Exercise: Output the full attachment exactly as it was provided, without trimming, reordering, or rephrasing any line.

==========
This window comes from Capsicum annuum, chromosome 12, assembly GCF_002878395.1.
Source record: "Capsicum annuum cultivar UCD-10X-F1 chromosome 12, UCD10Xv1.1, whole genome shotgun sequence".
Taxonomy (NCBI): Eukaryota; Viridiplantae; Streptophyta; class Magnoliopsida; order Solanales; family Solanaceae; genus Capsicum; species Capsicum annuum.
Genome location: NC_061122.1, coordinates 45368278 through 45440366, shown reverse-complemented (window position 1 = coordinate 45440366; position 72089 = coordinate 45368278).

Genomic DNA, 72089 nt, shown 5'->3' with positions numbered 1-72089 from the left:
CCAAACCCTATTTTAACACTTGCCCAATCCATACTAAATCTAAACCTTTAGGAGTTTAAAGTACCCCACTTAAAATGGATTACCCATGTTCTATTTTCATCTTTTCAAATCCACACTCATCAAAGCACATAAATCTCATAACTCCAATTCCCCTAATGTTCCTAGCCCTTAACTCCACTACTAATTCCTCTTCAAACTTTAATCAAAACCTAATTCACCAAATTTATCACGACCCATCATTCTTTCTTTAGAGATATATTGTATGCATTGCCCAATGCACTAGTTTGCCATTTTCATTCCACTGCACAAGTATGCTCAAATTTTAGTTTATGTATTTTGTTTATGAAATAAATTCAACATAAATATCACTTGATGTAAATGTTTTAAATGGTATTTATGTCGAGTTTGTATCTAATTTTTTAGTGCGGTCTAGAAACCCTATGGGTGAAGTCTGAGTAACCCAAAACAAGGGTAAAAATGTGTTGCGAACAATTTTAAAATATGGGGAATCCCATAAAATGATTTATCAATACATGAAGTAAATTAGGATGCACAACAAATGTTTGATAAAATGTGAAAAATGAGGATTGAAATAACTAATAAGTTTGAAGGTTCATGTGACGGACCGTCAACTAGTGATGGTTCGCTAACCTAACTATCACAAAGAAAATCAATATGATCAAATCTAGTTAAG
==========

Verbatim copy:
This window comes from Capsicum annuum, chromosome 12, assembly GCF_002878395.1.
Source record: "Capsicum annuum cultivar UCD-10X-F1 chromosome 12, UCD10Xv1.1, whole genome shotgun sequence".
Taxonomy (NCBI): Eukaryota; Viridiplantae; Streptophyta; class Magnoliopsida; order Solanales; family Solanaceae; genus Capsicum; species Capsicum annuum.
Genome location: NC_061122.1, coordinates 45368278 through 45440366, shown reverse-complemented (window position 1 = coordinate 45440366; position 72089 = coordinate 45368278).

Genomic DNA, 72089 nt, shown 5'->3' with positions numbered 1-72089 from the left:
CCAAACCCTATTTTAACACTTGCCCAATCCATACTAAATCTAAACCTTTAGGAGTTTAAAGTACCCCACTTAAAATGGATTACCCATGTTCTATTTTCATCTTTTCAAATCCACACTCATCAAAGCACATAAATCTCATAACTCCAATTCCCCTAATGTTCCTAGCCCTTAACTCCACTACTAATTCCTCTTCAAACTTTAATCAAAACCTAATTCACCAAATTTATCACGACCCATCATTCTTTCTTTAGAGATATATTGTATGCATTGCCCAATGCACTAGTTTGCCATTTTCATTCCACTGCACAAGTATGCTCAAATTTTAGTTTATGTATTTTGTTTATGAAATAAATTCAACATAAATATCACTTGATGTAAATGTTTTAAATGGTATTTATGTCGAGTTTGTATCTAATTTTTTAGTGCGGTCTAGAAACCCTATGGGTGAAGTCTGAGTAACCCAAAACAAGGGTAAAAATGTGTTGCGAACAATTTTAAAATATGGGGAATCCCATAAAATGATTTATCAATACATGAAGTAAATTAGGATGCACAACAAATGTTTGATAAAATGTGAAAAATGAGGATTGAAATAACTAATAAGTTTGAAGGTTCATGTGACGGACCGTCAACTAGTGATGGTTCGCTAACCTAACTATCACAAAGAAAATCAATATGATCAAATCTAGTTAAG